I N T E R V I E W
Carb on Carb
It's an early winter Friday evening and here at HUP HQ, the females of the house are transfixed to Gilmore Girls as I sit in the corner pretending not to watch while thinking of good questions to put to James and Nicole a.k.a. Carb on Carb, who, this very morn, released their first single in quite a long time. They are currently mid-tour, taking a jaunt around Aotearoa with shannengeorgiapetersen - the wheels of all things Carb seem to be well and truly back in motion so there should be lots of things to ask about...
Kia ora Kōrua! How are you both? How has the last 18 months been, were you stuck in Tāmaki Makaurau the whole time? Did anything good come out of the lockdowns for you - rest/opportunities for writing/recording etc?
We are good but also hectically busy! Nicole is studying full-time and I am working full-time and we're still doing all the music/label/Girls Rock stuff. Last year was a good reset for us to stay at home and reassess things. We did dive into writing in the all the bizarreness of the first lockdown and got heaps done, but then lost it after that haha.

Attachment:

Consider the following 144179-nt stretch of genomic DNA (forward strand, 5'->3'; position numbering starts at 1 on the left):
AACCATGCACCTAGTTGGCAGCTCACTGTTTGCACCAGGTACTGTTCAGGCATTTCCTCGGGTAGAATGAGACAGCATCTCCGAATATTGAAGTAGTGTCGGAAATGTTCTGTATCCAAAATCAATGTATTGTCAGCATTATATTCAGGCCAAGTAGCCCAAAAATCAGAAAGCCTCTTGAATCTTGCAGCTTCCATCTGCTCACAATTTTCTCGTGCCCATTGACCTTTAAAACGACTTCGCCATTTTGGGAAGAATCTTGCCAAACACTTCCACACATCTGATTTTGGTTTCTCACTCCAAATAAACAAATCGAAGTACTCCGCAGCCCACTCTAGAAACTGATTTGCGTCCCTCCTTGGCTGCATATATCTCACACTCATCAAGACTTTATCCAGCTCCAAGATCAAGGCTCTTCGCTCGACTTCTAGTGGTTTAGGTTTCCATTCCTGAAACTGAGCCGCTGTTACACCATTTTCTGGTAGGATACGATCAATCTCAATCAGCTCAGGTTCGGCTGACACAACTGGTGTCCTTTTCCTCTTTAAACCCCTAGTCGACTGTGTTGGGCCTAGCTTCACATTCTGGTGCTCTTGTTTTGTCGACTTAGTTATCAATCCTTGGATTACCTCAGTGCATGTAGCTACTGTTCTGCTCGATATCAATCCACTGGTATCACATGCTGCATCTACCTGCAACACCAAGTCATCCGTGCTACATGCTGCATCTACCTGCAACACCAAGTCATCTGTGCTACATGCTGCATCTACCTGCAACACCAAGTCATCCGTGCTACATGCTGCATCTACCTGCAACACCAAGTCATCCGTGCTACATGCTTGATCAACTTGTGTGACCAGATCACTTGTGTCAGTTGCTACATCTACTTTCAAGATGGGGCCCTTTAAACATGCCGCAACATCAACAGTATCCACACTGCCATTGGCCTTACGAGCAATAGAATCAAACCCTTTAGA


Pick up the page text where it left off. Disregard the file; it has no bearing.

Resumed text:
Huge congrats on the new single 'Here Comes The Best Bit' it's a real banger and reminds me of the songs on your first LP (2015's 'Carb on Carb" LP) more than 2018's 'For Ages' and I don't think it's just the 'best your worst' lyrical reference. Is that a conscious thing or just how it turned out?
Nah it wasn't a conscious move back towards the first album - although I wouldn't be surprised if the new album ends up somewhere between the self-titled and For Ages in terms of vibe.
It seems to be a reflective song on your previous experiences as a band - 'painted sheets for backdrops', 'take a breath between the sets' - is there a yearning for something that once was? And if so, do you feel it's gone forever or is it something that's temporarily on hold?